Kiribati Red Cross Society

Kiribati Red Cross Society was founded in 1965. It has its headquarters in Bairiki, Kiribati.

Makin (islands)

Makin is the name of a chain of islands located in the Pacific Ocean island nation of Kiribati. Makin is the northernmost of the Gilbert Islands, with a population (in 2010) of 1,798.

Marakei

Marakei is a small atoll in the North Gilbert Islands. The central lagoon consists of numerous deep basins and surrounded by two large islands which are separated by two narrow channels. The atoll covers an area of approximately 40 km².

Micronesia

Micronesia ((UK: , US: ); from Greek: μικρός mikrós "small" and Greek: νῆσος nêsos "island") is a subregion of Oceania, composed of thousands of small islands in the western Pacific Ocean. It has a close shared cultural history with two other island regions: Polynesia to the east and Island Melanesia to the south; as well as the wider Austronesian peoples.

The region has a tropical marine climate and is part of the Oceania ecozone. There are five main archipelagos—the Caroline Islands, the Gilbert Islands, the Line Islands, the Mariana Islands, and the Marshall Islands—along with numerous outlying islands.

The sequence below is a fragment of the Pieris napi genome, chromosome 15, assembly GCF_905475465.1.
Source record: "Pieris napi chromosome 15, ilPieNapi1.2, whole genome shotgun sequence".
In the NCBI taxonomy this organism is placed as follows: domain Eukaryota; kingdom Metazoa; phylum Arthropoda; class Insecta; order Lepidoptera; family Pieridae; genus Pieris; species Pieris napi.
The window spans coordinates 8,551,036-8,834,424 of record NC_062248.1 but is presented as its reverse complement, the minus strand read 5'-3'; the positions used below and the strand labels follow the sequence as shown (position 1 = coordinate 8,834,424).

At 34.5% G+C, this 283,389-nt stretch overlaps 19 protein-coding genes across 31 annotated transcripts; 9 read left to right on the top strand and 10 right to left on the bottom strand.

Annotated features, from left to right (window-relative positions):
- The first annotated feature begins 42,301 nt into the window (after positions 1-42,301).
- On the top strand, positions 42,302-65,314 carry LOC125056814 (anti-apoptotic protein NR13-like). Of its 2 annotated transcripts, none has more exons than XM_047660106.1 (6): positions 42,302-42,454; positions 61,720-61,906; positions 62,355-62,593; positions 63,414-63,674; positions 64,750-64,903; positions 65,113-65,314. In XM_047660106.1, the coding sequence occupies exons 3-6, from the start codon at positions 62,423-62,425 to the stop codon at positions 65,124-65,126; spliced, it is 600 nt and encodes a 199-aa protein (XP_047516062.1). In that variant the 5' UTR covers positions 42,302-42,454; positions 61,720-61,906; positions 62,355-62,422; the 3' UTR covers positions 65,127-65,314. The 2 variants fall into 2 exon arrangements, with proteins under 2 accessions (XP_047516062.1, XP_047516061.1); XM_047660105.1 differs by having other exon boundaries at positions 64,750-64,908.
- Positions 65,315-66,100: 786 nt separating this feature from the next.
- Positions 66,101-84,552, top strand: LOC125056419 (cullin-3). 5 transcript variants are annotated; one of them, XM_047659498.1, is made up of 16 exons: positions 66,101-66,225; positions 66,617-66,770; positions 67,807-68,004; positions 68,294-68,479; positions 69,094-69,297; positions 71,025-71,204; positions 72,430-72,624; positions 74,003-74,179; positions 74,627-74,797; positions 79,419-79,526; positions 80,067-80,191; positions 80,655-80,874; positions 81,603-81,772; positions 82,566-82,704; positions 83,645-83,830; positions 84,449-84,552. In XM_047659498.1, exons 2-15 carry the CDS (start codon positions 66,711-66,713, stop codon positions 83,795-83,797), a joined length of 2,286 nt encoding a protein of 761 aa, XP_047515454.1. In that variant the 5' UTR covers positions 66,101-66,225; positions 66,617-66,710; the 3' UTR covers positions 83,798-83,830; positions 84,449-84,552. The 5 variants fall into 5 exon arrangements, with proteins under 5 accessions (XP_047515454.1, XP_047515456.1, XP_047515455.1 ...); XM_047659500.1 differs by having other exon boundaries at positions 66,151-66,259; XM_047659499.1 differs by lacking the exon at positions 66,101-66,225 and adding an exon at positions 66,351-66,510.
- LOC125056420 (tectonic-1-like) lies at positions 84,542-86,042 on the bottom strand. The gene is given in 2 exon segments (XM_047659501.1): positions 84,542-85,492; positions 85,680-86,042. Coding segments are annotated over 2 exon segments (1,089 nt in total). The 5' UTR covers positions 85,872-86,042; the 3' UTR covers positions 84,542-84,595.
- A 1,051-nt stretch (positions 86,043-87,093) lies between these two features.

Politically, the islands of Micronesia are divided between six sovereign nations: the Caroline Islands are divided between the Republic of Palau and the Federated States of Micronesia, the latter often shortened to "FSM" or "Micronesia" and not to be confused with the overall region; the Gilbert Islands and the Line Islands comprise the Republic of Kiribati, except for three of the Line Islands that are United States territories (Palmyra Atoll being noteworthy as the only current incorporated U.S. Territory); the Mariana Islands are in union with the United States, divided between the U.S. Territory of Guam and the U.S. Commonwealth of the Northern Mariana Islands; Nauru is a fully sovereign nation, coextensive with the island of the same name; and the Republic of the Marshall Islands is coextensive with that island group. Also noteworthy is Wake Island, which is claimed by both the Republic of the Marshall Islands and the United States, the latter having actual possession under immediate administration of the United States Air Force.